The Age of Great Dreams: America in the 1960s

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Macmillan, Apr 1, 1994 - History - 296 pages
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In this absorbing new book, David Farber gives us the history of our collective and individual memories of the 1960s: the brilliant colors of revolt and rapture, of flames and raised fists, of napalm and tear gas, of people desperate to make history even as others fought fiercely to stop them. More than thirty years after the assassination of John F. Kennedy, this book grounds our understanding of the terrible events of that era by linking them to our country's grand projects of previous decades: the forging of a national system of social provision in the New Deal; our new agenda as global superpower after World War II; the creation of the national security state; and the maturation of a national consumer-driven mass-mediated marketplace. Farber's account, based on years of research in archives and oral histories as well as in the historical literature, deals in full not only with nation building in Vietnam, the 1964 Civil Rights Act, the 1965 Watts riot, and the War on Poverty, but with the entertainment business, the drug culture, and much more.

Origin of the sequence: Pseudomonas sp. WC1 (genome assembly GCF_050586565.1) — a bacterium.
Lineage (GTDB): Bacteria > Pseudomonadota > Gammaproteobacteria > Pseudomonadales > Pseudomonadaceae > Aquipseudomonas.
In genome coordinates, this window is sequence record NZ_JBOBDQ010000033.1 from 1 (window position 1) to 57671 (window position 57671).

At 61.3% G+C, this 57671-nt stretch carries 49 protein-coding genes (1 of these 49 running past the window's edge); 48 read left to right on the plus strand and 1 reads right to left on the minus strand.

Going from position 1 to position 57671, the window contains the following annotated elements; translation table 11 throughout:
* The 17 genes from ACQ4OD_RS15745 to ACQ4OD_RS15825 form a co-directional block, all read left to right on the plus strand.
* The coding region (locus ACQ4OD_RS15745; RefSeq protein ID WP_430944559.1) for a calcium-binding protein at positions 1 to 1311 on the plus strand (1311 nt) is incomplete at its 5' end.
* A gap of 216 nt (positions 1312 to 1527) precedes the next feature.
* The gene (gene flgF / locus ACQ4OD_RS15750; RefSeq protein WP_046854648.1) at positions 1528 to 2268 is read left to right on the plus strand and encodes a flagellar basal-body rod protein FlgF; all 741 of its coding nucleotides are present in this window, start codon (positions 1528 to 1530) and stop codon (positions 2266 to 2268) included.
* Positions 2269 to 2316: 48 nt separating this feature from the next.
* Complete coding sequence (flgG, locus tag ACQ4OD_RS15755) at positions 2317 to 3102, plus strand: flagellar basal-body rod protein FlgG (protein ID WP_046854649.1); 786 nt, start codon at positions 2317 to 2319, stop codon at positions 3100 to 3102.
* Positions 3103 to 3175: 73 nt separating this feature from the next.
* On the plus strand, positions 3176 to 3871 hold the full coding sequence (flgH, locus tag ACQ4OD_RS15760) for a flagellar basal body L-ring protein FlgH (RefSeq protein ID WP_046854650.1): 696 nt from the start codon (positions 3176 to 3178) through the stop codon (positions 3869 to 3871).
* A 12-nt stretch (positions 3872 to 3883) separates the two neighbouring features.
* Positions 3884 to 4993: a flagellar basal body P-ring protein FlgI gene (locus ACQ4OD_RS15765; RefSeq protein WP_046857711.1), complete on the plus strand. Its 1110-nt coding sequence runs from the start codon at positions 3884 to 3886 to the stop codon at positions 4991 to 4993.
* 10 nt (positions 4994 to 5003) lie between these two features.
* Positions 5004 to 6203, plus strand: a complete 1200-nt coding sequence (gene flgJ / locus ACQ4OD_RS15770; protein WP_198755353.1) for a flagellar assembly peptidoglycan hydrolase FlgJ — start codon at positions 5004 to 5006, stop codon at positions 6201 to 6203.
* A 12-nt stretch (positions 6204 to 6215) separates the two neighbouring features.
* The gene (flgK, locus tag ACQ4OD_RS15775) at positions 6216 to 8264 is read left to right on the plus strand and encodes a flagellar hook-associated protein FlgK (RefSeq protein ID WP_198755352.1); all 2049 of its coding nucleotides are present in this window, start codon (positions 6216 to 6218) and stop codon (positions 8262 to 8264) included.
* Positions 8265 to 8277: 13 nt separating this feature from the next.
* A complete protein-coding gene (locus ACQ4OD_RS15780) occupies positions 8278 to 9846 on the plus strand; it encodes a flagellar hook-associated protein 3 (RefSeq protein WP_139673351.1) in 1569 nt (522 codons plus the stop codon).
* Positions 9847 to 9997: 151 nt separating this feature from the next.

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The age of great dreams: America in the 1960s

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In this reasoned and readable survey of the momentous social and political events of the 1960s, historian Farber sympathetically looks at this period without rose-colored glasses, critically analyzing ... Read full review

Contents

GOOD TIMES
7
THE WORLD AS SEEN FROM THE WHITE HOUSE 19601963
25
THE MEANING OF NATIONAL CULTURE
49
FREEDOM
67
THE LIBERAL DREAM ITS NIGHTMARE
90
VIETNAM
117
A NATION AT WAR
138
THE WAR WITHIN
167
STORMY WEATHER
190
RN AND THE POLITICS OF DECEPTION
212
A NEW WORLD
239
CONCLUSIONS
263
BIBLIOGRAPHIC ESSAY
269
ACKNOWLEDGMENTS
279
INDEX
283
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About the author (1994)

David Farber teaches history at the University of New Mexico and is the author of Chicago '68 and co-author, with Beth Bailey, of The First Strange Place: The Alchemy of Race and Sex in World War II Hawaii.

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